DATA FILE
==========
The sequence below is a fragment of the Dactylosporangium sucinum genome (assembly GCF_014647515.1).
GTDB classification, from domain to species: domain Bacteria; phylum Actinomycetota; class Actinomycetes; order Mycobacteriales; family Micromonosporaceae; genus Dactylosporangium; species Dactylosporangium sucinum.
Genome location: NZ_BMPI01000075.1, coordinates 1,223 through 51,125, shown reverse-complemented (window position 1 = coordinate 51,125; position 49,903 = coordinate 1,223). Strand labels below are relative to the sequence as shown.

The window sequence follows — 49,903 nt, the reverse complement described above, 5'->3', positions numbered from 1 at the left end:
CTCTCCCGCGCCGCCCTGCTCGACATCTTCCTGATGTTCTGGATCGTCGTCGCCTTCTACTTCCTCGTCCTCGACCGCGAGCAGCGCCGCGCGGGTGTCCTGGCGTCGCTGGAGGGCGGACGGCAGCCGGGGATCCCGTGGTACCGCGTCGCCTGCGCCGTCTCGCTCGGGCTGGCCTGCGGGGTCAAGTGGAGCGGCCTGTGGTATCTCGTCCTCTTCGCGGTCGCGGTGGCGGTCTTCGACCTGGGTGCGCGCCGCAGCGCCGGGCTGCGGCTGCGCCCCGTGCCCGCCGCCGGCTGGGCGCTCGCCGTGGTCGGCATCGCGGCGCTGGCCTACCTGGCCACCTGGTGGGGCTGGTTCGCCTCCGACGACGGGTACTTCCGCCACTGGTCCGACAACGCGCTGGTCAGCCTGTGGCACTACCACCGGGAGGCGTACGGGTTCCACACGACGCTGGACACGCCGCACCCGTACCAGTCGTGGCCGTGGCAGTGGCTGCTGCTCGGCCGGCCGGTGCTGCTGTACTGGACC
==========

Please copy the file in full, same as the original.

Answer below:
The sequence below is a fragment of the Dactylosporangium sucinum genome (assembly GCF_014647515.1).
GTDB classification, from domain to species: domain Bacteria; phylum Actinomycetota; class Actinomycetes; order Mycobacteriales; family Micromonosporaceae; genus Dactylosporangium; species Dactylosporangium sucinum.
Genome location: NZ_BMPI01000075.1, coordinates 1,223 through 51,125, shown reverse-complemented (window position 1 = coordinate 51,125; position 49,903 = coordinate 1,223). Strand labels below are relative to the sequence as shown.

The window sequence follows — 49,903 nt, the reverse complement described above, 5'->3', positions numbered from 1 at the left end:
CTCTCCCGCGCCGCCCTGCTCGACATCTTCCTGATGTTCTGGATCGTCGTCGCCTTCTACTTCCTCGTCCTCGACCGCGAGCAGCGCCGCGCGGGTGTCCTGGCGTCGCTGGAGGGCGGACGGCAGCCGGGGATCCCGTGGTACCGCGTCGCCTGCGCCGTCTCGCTCGGGCTGGCCTGCGGGGTCAAGTGGAGCGGCCTGTGGTATCTCGTCCTCTTCGCGGTCGCGGTGGCGGTCTTCGACCTGGGTGCGCGCCGCAGCGCCGGGCTGCGGCTGCGCCCCGTGCCCGCCGCCGGCTGGGCGCTCGCCGTGGTCGGCATCGCGGCGCTGGCCTACCTGGCCACCTGGTGGGGCTGGTTCGCCTCCGACGACGGGTACTTCCGCCACTGGTCCGACAACGCGCTGGTCAGCCTGTGGCACTACCACCGGGAGGCGTACGGGTTCCACACGACGCTGGACACGCCGCACCCGTACCAGTCGTGGCCGTGGCAGTGGCTGCTGCTCGGCCGGCCGGTGCTGCTGTACTGGACC